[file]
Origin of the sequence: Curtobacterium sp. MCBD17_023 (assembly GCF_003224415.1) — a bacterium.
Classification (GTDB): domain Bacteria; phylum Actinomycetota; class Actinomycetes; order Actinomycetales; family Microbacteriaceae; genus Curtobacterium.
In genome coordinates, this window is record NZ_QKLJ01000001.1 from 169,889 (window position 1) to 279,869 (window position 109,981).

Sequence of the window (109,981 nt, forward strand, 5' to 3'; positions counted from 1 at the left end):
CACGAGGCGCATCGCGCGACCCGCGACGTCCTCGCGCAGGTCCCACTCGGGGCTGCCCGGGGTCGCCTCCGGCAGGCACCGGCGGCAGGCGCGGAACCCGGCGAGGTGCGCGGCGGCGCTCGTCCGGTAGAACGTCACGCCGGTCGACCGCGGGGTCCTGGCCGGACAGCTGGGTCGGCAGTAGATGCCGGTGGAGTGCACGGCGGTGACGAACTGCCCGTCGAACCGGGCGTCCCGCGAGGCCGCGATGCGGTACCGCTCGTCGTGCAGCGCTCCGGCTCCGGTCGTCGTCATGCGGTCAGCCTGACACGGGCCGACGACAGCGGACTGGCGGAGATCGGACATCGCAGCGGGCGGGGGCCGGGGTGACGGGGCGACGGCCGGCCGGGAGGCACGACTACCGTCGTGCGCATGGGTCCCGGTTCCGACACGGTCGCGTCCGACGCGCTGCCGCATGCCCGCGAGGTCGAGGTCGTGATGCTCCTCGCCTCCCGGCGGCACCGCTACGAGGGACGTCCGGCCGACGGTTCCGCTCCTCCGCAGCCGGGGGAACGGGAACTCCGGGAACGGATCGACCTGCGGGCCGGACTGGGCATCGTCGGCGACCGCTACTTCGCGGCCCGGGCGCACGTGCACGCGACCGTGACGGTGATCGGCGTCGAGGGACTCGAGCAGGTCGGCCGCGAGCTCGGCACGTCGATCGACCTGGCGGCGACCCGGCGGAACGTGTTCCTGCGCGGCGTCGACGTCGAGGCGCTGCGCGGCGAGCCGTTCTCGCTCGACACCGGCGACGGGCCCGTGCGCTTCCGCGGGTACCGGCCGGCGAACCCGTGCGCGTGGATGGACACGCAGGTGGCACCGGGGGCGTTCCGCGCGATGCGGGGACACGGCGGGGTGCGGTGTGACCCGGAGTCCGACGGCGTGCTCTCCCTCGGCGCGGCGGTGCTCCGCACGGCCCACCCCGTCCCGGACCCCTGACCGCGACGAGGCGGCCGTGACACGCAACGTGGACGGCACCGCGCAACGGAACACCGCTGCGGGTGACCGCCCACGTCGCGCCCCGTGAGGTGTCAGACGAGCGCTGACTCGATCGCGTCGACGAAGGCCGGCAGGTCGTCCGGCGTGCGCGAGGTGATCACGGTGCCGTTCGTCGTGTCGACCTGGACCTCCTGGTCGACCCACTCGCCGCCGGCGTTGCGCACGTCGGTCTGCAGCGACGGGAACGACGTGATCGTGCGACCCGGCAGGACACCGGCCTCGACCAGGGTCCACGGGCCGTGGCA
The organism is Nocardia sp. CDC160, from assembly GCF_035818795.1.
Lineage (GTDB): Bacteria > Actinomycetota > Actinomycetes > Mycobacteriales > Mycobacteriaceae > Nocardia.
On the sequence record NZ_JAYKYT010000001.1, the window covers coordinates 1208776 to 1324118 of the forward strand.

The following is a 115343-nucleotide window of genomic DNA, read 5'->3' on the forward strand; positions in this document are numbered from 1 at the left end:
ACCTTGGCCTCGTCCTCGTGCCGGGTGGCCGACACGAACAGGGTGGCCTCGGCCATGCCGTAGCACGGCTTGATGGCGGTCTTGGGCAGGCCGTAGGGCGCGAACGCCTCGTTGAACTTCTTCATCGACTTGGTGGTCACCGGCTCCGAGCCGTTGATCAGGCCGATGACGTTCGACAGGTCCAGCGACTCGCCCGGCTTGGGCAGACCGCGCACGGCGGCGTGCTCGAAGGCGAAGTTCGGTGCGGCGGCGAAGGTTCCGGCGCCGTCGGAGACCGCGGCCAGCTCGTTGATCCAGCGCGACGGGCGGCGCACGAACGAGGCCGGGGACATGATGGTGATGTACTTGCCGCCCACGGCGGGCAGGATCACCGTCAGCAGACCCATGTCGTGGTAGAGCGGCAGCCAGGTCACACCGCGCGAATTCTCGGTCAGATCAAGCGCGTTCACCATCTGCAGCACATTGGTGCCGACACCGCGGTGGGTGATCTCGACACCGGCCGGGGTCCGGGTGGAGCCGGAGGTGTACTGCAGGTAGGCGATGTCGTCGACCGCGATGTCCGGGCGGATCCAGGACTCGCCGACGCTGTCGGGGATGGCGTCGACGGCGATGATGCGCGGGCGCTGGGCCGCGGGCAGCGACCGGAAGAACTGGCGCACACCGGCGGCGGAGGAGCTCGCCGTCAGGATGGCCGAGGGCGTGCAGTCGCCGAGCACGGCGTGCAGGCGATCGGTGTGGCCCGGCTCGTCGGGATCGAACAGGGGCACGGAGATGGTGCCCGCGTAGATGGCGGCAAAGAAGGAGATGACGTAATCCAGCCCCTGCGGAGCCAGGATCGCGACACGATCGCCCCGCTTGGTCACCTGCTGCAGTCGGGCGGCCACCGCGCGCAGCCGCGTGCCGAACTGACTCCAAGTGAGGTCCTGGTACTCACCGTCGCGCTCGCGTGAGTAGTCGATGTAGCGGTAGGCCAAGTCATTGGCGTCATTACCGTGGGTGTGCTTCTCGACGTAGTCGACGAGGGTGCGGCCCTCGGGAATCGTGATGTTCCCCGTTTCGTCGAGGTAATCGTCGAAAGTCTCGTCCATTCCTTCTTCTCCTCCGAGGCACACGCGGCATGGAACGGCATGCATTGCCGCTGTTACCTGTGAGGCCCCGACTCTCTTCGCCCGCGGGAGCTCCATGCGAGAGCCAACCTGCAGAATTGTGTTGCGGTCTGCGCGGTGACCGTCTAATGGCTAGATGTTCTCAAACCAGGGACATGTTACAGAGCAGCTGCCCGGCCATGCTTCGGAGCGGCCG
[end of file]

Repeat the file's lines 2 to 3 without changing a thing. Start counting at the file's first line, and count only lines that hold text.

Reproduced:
Classification (GTDB): domain Bacteria; phylum Actinomycetota; class Actinomycetes; order Actinomycetales; family Microbacteriaceae; genus Curtobacterium.
In genome coordinates, this window is record NZ_QKLJ01000001.1 from 169,889 (window position 1) to 279,869 (window position 109,981).